More recently, the new Code of Practice and the inclusive approach that it espouses, has led to inclusion and person-centred planning taking centre stage. In light of this, there are few better people to talk about this subject and answer your questions.

We hope that you enjoy this issue and want to thank you for continuing to subscribe to The SEND Practitioner. In the last year, we have interviewed many respected SEND practitioners and are delighted to have increased our readership by more than 1,000 since our launch.

As ever, if you have any questions, queries, thoughts or suggestions, please do not hesitate to get in touch with me.

Kind regards,

Edward Farrow
Editor
editor@realgroup.co.uk
Read the full issue

Issue nine: The SEND Practitioner

The SEND Practitioner
Issue nine
The SEN legal landscape
January/February 2015
A Q&A with leading education lawyer Mark Blois

Editorial

In issue five of The SEND Practitioner, Gareth Morewood emphasised the fact that SENCOs should prepare themselves for the raft of legislative changes by really getting to know the law. However, at the time of writing (July 2014) the legislative changes were yet to come into effect. As a result, much commentary of the time was, by its very nature, circumspect.

Since then, five challenging months have elapsed in which SEND practitioners have begun to adapt to the new framework. And whilst aspects of the new framework are short on detail and require case law decisions to clarify the legal guidance that can be given, there has been some progress as the dust has begun to settle. However, it’s a long journey ahead and will take years, not months, to embed this cultural change.

With this challenge and the words of previous contributors to The SEND Practitioner echoing in my mind, I was thrilled when Mark Blois said that he would be happy to talk to me. I had seen Mark speak at a key SEN framework conference towards the end of last year and had been particularly struck by his calm, cogent and rigorous analysis of the legal landscape and his rare ability to communicate legal complexities with clarity and verve.

Before you read on, I should warn you that this is a tome of an issue, containing a decent selection of the reader questions that some of you have sent to me. Mark was kind enough to give me over an hour of his time and this Q&A is the distilled fruit of a very large interview transcript. However, ultimately, one should not cut corners with the law and it is in this legal spirit that I am really pleased to offer you Mark’s illuminating analysis.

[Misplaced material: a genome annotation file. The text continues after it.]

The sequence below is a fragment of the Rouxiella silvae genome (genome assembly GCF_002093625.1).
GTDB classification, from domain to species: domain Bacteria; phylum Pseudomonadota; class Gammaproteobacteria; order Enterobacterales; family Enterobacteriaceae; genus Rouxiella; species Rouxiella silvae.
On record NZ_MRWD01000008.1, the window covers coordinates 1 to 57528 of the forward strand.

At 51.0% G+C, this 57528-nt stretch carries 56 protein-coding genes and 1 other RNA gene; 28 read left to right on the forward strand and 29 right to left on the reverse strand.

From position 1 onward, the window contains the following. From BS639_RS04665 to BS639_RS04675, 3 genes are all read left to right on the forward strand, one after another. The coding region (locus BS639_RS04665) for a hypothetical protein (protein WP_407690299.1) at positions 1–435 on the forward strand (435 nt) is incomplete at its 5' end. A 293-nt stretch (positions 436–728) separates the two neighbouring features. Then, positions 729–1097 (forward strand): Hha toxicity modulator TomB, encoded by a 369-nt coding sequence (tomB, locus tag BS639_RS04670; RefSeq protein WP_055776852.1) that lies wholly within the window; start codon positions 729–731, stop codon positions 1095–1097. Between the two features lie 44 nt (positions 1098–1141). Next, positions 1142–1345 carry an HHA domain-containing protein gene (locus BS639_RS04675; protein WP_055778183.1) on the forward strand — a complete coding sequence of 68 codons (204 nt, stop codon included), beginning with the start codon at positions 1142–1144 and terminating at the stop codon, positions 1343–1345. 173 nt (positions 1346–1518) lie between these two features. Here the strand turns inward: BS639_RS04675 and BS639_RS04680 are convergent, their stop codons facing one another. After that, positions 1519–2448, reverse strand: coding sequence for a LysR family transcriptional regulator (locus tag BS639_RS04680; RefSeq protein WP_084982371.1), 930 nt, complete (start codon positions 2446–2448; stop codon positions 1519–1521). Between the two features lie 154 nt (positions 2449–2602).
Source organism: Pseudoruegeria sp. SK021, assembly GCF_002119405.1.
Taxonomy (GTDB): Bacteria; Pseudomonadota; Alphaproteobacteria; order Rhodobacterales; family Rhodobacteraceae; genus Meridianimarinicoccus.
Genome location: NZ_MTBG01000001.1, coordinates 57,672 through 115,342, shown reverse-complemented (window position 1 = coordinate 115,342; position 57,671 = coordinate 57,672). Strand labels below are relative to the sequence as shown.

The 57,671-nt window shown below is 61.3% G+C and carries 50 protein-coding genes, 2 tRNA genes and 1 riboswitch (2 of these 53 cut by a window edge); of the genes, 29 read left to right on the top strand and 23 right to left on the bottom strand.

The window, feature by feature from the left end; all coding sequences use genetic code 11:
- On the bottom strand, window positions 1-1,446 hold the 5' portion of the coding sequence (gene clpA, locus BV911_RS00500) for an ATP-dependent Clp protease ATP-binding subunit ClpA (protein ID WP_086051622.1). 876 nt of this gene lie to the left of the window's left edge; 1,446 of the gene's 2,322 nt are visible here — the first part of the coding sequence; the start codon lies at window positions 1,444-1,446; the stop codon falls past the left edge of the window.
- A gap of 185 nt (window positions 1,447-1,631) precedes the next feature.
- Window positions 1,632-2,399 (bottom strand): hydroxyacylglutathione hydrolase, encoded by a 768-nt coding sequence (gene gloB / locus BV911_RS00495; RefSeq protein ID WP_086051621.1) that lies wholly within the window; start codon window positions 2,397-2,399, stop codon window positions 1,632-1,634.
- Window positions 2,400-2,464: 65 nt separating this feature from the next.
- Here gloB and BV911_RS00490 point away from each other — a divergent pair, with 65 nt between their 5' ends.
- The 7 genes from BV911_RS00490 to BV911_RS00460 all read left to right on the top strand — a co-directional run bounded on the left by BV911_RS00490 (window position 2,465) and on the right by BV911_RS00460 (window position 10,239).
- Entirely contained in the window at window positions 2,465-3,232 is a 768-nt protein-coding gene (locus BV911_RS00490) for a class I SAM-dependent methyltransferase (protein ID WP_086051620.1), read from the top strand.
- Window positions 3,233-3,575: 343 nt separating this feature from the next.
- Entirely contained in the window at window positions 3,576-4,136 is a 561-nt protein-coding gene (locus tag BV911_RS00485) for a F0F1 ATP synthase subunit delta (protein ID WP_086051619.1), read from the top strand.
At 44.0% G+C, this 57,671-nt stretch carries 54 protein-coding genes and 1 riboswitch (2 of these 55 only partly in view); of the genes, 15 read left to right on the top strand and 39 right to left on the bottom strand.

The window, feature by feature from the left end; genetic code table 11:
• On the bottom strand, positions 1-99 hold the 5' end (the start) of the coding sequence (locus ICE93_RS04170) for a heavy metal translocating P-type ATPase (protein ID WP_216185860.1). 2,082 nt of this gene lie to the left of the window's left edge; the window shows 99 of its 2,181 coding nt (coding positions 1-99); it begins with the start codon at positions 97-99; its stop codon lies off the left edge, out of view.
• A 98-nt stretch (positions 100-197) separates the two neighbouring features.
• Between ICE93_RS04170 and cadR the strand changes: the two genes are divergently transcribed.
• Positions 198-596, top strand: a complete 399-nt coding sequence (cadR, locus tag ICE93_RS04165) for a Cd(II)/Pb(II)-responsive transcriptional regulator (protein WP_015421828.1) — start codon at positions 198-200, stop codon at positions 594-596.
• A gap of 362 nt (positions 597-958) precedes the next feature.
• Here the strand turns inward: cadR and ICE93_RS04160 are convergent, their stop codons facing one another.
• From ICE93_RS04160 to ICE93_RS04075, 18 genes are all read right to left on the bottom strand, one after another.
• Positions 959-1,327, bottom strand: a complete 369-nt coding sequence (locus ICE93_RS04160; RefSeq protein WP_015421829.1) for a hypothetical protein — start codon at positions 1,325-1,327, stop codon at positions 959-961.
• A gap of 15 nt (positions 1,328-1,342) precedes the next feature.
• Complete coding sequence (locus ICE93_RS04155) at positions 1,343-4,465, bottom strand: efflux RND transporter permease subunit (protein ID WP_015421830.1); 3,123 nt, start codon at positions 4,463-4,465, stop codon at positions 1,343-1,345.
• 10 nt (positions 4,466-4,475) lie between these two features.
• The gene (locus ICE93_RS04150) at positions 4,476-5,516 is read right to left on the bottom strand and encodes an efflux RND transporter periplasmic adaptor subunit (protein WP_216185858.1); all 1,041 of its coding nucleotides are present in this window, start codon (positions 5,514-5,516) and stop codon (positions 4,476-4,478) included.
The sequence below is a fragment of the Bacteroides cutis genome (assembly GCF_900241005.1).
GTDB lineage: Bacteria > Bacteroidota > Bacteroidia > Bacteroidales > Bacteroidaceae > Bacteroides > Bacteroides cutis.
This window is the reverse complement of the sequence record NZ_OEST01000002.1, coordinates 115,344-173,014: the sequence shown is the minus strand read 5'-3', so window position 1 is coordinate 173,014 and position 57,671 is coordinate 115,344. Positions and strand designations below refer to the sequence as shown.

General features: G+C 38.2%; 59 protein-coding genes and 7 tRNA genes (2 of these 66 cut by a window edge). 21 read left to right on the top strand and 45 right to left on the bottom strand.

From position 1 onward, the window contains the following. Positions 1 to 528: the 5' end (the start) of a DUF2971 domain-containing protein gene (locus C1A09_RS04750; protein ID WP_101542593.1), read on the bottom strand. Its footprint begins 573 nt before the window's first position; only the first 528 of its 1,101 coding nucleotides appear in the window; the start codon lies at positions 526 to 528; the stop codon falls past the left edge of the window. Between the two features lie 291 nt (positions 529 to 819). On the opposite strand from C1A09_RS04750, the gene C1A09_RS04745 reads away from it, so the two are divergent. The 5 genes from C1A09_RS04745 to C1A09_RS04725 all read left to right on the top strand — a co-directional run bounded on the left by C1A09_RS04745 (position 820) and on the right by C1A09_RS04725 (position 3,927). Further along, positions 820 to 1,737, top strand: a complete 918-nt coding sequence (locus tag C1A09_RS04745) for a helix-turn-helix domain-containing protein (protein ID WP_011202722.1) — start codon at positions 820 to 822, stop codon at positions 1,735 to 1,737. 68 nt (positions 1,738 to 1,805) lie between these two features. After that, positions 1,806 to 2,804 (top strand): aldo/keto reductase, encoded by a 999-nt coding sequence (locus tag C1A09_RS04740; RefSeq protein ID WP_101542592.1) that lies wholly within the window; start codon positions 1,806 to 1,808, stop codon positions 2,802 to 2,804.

I hope that you find a few moments in which to read it and, ultimately, I hope that you find it useful. As ever, please do get in touch if you have any comments, queries or suggestions.

Kind regards,

Edward Farrow
Editor
editor@realgroup.co.uk
Read the full issue

The SEND Practitioner

  • Issue 18: The SEND Practitioner

    Edward Timpson MP (Minister of State for Vulnerable Children and Families) and Dr Adam Boddison (CEO of nasen) answer our readers’ questions on the Code of Practice, early identification, nominal budgets, the new national curriculum, the Rochford Review, SEND and teacher training courses, and 2017 and beyond, Brian Lamb OBE looks at the SEND reforms and asks where are we now?

  • Issue 17: The SEND Practitioner

    Anne Longfield OBE (Children’s Commissioner for England) discusses the state of the nation’s child and adolescent mental health services (CAMHS) via: CAMHS cuts, SEN general annual grant (GAG) funding, demographics, exclusions, legal aid, and the post-Brexit landscape.

    Sarah Norris (senior educational psychologist (EP)) explores the particular challenges facing professionals who support children and young people with social, emotional and mental health (SEMH) difficulties.

  • Issue 16: The SEND Practitioner

    An autism special issue with Dr Temple Grandin, Steve Silberman and Dr Sue Sheppard; curated from previous issues especially for the Autism Show.

  • Issue 15: The SEND Practitioner

    Dr Temple Grandin answers the questions that you put to her. Dr Sue Sheppard speaks about Lorna Wing, autism in the UK, the importance of good training and the future for young people with autism. Brian Lamb OBE writes about the government’s latest education White Paper and its possible impact on the SEND reforms.

  • Issue 14: The SEND Practitioner

    Exploring autism with Steve Silberman – author of Neurotribes: The Legacy of Autism and the Future of Neurodiversity and winner of the Samuel Johnson Prize for Non-Fiction 2015.

  • Issue 13: The SEND Practitioner

    Examining Channel 4’s Educating Cardiff with Ian Whittaker – key member of staff and SEN line manager at Willows High School.

  • Issue 12: The SEND Practitioner

    Looking at the hearing impairment landscape with Susan Daniels OBE.

  • Issue 11: The SEND Practitioner

    An SEN-reform health-check with Brian Lamb.

  • Issue ten: The SEND Practitioner

    Person-centred planning with expert Colin Newton.

  • Issue nine: The SEND Practitioner

    SEN and the law with lawyer Mark Blois.